CT Scans for Children with Autism

A Computer Assisted Axial Tomography (CT or CAT scan), is a radiographic technique that produces an image of a detailed cross section of tissue. It was invented by Godfrey Newbold Hounsfield of EMI Laboratories. The procedure is painless and non-invasive and requires no special preparation. It is 100 times more sensitive than conventional radiography. It uses a narrow collimated beam of x-rays that rotates in a full arc around the patient to image the body in cross-sectional slices. Tumor masses, infractions, bone displacement and accumulations of fluid may be detected.

A CT scan exposes your child to safe level radiation, but it is a very helpful tool in diagnosing structural problems located in the brain and other parts of the body. These scans are usually requested by physicians if they need a more detailed image than what a plain x-ray would produce.

CT scan Procedure

A Computer Assisted Axial Tomography machine has a movable table wherein your child will be asked to lay down. In most cases, if children are too young or unable to cooperate for any reason, sedation is required for the test to be done properly.

Sedations are given by pediatric anesthesiologists. Usually, during your consultation with your pediatrician regarding the test, your child’s pediatrician may recommend sedation and will refer you to a anesthesiologist. Anesthesiologists compute the drug to be given with regards to your child’s age and weight. During the CAT scan, the anesthesiologist is expected to stay until it is over to monitor your child’s condition.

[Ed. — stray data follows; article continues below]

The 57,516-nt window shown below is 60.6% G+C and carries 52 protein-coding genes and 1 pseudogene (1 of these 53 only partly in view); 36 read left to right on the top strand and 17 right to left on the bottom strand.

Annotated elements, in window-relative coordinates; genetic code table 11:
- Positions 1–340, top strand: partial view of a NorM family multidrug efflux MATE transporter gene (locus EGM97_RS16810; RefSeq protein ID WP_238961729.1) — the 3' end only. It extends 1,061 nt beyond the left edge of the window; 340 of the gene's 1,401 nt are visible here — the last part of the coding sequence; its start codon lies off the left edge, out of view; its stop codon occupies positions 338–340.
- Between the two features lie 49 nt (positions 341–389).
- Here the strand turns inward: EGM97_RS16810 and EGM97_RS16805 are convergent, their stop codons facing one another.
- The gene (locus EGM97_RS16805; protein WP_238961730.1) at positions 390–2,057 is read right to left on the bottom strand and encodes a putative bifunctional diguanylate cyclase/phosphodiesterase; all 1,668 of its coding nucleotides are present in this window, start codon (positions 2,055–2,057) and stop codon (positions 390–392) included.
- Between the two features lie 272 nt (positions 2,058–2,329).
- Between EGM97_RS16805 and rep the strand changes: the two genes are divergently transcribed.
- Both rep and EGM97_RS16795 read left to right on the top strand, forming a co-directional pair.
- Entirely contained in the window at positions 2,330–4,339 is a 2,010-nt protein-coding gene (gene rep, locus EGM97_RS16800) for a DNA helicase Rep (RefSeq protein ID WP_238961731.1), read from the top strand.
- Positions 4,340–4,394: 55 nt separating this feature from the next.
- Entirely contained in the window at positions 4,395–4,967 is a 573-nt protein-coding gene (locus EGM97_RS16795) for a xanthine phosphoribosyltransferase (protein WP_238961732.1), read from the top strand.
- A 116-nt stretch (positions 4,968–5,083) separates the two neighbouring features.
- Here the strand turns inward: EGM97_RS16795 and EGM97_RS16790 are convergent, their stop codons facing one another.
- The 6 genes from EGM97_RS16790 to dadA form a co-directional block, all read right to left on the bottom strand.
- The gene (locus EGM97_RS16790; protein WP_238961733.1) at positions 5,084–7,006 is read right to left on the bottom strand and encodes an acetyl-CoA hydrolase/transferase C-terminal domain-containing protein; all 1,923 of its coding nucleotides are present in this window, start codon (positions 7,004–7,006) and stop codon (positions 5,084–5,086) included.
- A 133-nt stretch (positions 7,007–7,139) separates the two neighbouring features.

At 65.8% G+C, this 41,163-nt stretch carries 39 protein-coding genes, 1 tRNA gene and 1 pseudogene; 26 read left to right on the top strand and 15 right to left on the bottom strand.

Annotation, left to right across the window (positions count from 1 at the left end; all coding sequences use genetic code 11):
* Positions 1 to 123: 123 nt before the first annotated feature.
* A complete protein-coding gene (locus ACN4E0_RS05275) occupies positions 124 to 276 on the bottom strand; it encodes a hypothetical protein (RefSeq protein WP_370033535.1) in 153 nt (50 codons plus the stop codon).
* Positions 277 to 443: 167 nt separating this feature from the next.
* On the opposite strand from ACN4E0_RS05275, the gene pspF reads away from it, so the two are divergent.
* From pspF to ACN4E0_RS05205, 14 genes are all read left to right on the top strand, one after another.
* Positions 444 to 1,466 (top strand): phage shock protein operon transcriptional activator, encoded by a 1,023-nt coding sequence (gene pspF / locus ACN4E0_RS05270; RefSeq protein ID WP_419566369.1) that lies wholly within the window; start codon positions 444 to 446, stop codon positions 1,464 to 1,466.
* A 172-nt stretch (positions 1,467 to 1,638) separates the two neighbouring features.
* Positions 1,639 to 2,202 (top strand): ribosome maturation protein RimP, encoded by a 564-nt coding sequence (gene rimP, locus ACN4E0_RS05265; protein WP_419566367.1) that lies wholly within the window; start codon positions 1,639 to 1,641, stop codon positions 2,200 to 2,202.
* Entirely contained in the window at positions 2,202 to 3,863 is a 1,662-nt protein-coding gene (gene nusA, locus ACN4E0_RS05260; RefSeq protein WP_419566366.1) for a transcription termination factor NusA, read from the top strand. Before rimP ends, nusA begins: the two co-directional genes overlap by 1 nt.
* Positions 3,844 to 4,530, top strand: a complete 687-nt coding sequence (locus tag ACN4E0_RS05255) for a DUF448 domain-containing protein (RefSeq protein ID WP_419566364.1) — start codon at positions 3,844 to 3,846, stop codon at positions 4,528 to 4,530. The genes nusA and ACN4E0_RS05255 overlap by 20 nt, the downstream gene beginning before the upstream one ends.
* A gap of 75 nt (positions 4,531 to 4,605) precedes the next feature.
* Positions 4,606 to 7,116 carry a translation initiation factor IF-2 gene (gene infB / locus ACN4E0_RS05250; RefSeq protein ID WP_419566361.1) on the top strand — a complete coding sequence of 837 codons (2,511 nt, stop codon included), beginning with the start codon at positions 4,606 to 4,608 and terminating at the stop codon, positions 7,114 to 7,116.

A CAT scan is a non-invasive procedure, but if a dye is needed to be injected to be able to see any blockage in parts of the body that are being scanned then the procedure becomes an invasive procedure. The dye is injected via an intravenous (IV) route during the scan and is taken out right after the scan is done. It is best to inform your doctor about any allergies to shellfish since the dye used for viewing blockages is iodine-based.

If no dye is required, your child will be passing through the CAT scan machine, which is a machine that has a circular opening. It is crucial that movement is made when passing through the machine so that accurate results may be produced. The whole process depends on what part is being scanned, it can take 30 minutes to more than an hour in some cases.

Preparing your Child with Autism for a CAT Scan

It is given that childhood autism makes everything more complicated as it should normally be. Doing new things, meeting new people, encountering new sights and sounds would take planning and preparation for a child with autism. If your child is to have a CAT scan done it is best to familiarize him or her with the procedure before the actual test day. Techniques such as telling social stories and using picture cards of the equipment and personnel he or she will encounter during the procedure is a good way of preparing for the test. A visit to the setting before the actual day of testing is also a way of gradually familiarizing your child with the procedure so that his or her full cooperation is gained during the testing.

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